Do this instead
With this, you would want to do use your hamstring to pull your tailbone slightly off the floor (but keep low back on floor and abs relaxed) and reach your opposite hand towards opposite foot. Breath in through the nose, into the abdomen and chest. Exhale fully through the mouth like you’re sighing (you know, like when your husband disappoints you with a shitty Valentines Day gift?!). You may notice that Lance is squeezing a ball (you can use a foam roller, towel, anything about 5″ in diameter) between his knees to fire his Adductors. Do 5 breath cycles and then repeat on the other side. You would want to do this drill several times as often as possible.
I don’t really need to explain this one too much since Lance did a great job already. Both of these videos came from lancegoyke.com and this is where I suggest you go if you want to find out more about this kind of stuff.
The last one that is probably most over used is the front and back of the shoulder stretch. I see a lot of people crossing their arms across their bodies to stretch the back of the shoulder. Then they go to a wall and twist so they feel a stretch in the front of the shoulder.
The Glenohumeral joint (GH) is a fairly delicate joint so if you don’t know what you’re stretching you may be not doing anything helpful. The GH joint is where your arm bone meets your shoulder blade. Usually what the GH joint needs is more stability, not flexibility. The shoulder blade needs more stability and mobility (different than flexibility) which in turn helps keep your GH joint in a better position. Also, the shoulder blade needs to be in a good position on the rib cage to work optimally. This means you need to breathe well and have a strong core (see videos above)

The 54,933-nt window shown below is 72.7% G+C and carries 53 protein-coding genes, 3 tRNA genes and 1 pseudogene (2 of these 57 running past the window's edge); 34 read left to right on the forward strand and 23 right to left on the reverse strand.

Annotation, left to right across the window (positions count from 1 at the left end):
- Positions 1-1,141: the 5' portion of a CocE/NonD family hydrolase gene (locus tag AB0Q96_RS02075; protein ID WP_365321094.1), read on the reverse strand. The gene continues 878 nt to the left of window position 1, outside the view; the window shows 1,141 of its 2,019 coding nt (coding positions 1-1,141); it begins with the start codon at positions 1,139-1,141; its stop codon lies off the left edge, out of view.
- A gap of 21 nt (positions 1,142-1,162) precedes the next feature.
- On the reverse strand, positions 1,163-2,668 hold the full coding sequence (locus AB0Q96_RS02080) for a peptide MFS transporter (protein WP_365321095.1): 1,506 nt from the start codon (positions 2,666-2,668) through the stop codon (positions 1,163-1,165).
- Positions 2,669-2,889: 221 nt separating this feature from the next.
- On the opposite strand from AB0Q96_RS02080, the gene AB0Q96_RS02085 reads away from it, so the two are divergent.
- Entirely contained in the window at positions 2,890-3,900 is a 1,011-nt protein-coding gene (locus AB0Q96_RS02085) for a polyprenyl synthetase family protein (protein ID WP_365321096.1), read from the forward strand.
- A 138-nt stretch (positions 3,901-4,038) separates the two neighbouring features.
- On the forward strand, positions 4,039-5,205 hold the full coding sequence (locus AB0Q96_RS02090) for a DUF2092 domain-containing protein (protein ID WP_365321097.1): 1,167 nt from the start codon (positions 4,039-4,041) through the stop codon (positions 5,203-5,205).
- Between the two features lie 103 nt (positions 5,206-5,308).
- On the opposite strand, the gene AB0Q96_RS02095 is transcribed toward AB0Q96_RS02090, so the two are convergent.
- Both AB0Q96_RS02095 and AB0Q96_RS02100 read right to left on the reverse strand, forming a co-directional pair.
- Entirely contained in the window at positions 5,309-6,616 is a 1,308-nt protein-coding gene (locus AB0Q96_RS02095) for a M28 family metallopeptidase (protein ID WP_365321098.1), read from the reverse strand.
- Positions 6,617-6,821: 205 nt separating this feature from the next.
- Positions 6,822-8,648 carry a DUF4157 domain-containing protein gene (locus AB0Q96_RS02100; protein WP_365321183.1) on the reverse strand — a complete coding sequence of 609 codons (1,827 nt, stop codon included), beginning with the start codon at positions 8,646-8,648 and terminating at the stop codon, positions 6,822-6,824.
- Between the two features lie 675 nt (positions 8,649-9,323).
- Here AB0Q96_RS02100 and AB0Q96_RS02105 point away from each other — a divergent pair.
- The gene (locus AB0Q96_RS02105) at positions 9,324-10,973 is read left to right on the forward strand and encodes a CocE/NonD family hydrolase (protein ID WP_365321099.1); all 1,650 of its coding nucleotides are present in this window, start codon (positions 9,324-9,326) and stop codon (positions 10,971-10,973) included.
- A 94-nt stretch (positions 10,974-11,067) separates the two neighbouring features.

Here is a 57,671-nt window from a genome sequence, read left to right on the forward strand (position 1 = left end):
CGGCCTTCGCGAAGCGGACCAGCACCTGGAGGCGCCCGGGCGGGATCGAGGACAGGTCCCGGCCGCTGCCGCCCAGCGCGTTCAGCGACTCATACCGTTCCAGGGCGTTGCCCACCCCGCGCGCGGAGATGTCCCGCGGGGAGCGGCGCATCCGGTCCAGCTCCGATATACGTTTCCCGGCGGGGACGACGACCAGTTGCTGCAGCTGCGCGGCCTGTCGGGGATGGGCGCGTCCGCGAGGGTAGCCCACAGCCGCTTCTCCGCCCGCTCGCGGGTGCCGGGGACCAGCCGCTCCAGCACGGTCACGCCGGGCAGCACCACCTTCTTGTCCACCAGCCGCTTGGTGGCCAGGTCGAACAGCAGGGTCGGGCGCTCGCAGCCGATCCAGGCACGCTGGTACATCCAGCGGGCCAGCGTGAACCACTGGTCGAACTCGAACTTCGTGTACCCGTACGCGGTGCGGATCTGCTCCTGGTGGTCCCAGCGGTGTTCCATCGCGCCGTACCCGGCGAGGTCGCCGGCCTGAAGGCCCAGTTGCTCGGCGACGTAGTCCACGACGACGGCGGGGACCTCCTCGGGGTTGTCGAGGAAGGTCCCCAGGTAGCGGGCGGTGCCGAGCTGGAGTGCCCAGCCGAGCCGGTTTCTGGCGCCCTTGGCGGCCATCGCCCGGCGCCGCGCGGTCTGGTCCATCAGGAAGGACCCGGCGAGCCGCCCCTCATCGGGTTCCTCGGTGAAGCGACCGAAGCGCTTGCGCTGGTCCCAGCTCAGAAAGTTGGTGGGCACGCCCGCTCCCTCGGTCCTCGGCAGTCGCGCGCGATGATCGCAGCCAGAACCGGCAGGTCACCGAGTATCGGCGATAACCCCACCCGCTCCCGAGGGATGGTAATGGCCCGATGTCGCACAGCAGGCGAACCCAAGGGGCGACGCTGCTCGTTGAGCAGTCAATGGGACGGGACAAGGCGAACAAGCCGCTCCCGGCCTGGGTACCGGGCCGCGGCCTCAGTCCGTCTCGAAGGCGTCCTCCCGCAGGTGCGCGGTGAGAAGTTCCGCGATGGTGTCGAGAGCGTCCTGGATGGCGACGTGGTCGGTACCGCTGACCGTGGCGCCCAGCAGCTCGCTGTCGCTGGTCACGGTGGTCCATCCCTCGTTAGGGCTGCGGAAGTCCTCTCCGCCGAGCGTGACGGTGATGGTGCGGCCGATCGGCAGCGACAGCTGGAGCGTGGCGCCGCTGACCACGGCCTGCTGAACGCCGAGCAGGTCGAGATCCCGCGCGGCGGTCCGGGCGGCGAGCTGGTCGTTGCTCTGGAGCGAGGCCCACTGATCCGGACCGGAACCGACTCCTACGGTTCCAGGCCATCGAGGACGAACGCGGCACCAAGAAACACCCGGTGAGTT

Instead of stretching the shoulder in a bad position, let’s work on increasing their stability and mobility with a couple exercises (although there are many exercises depending on your particular situation. Using these three exercises will target many of the common deficiencies (rotator cuff function, T-spine rotation, external rotation, scapular upward rotation, lower trap and serratus strength).
Do this instead
If you’re going to stretch your shoulders, this is one that I really like.
Instead of stretching the pecs and muscles of the rotator cuff, you may be better off getting a good stretch on the bigger muscles that pull your shoulders forward while extending your back… your Lats. This stretch is great because it reverses the heavy extension posture that we so often see in people with poor breathing patterns and weak core control.
Being in this posture is a great way to end a workout. It helps to relax you and the muscles in your back that have excessive muscle tone. I would suggest you set aside a few minutes to “shut down” with this one.
The Reach-Roll-Lift exercise is awesome because it addresses so many common shoulder issues all at once. This can be used before a workout to prime some of the shoulders movement and muscles. It should also be used throughout the day to keep that shoulder working well.
Often muscles that feel tight are just the recipients of a joint being in a poor position. Hamstrings, Hip Flexors and Shoulders are not tight because the muscles have become short, they are short because they have been pulled long and tight. Those “tight” muscles are the thing that is helping you from falling further into that bad position. Usually when you start getting the core working better everything starts to fall into place and muscles don’t feel tight, your mobility improves and you perform better than ever before.
- Learn stability and position at the pelvis while being able to move and control the upper body
- Learn stability and position in the upper body (core) while being able to freely move and control lower body
- Get core into a better position by activating hamstrings rather than trying to make them longer
- Better core control will usually help give you more “flexibility”
- Go easy on your shoulders. Stretching those tight muscles may be the worst thing you can do to make them feel better
- Breathe better to naturally stretch the muscles that pull us into a bad position